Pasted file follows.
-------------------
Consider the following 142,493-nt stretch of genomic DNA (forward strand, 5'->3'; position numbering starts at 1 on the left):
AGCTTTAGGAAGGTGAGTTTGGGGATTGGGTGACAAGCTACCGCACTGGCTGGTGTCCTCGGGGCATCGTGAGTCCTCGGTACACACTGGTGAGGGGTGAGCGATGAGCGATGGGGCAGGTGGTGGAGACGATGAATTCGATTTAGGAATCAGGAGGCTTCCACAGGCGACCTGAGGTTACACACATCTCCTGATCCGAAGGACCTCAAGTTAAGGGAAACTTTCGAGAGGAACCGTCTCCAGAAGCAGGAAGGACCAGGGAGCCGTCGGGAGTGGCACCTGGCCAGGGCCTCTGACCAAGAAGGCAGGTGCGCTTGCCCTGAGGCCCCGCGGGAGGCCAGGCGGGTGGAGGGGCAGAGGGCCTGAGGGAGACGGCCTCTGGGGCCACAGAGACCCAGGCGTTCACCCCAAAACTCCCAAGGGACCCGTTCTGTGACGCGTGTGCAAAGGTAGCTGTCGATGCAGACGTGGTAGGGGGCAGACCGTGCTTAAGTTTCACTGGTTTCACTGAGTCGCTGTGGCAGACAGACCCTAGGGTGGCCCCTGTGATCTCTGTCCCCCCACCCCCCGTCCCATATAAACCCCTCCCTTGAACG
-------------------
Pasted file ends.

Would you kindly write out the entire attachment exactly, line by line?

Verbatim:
Consider the following 142,493-nt stretch of genomic DNA (forward strand, 5'->3'; position numbering starts at 1 on the left):
AGCTTTAGGAAGGTGAGTTTGGGGATTGGGTGACAAGCTACCGCACTGGCTGGTGTCCTCGGGGCATCGTGAGTCCTCGGTACACACTGGTGAGGGGTGAGCGATGAGCGATGGGGCAGGTGGTGGAGACGATGAATTCGATTTAGGAATCAGGAGGCTTCCACAGGCGACCTGAGGTTACACACATCTCCTGATCCGAAGGACCTCAAGTTAAGGGAAACTTTCGAGAGGAACCGTCTCCAGAAGCAGGAAGGACCAGGGAGCCGTCGGGAGTGGCACCTGGCCAGGGCCTCTGACCAAGAAGGCAGGTGCGCTTGCCCTGAGGCCCCGCGGGAGGCCAGGCGGGTGGAGGGGCAGAGGGCCTGAGGGAGACGGCCTCTGGGGCCACAGAGACCCAGGCGTTCACCCCAAAACTCCCAAGGGACCCGTTCTGTGACGCGTGTGCAAAGGTAGCTGTCGATGCAGACGTGGTAGGGGGCAGACCGTGCTTAAGTTTCACTGGTTTCACTGAGTCGCTGTGGCAGACAGACCCTAGGGTGGCCCCTGTGATCTCTGTCCCCCCACCCCCCGTCCCATATAAACCCCTCCCTTGAACG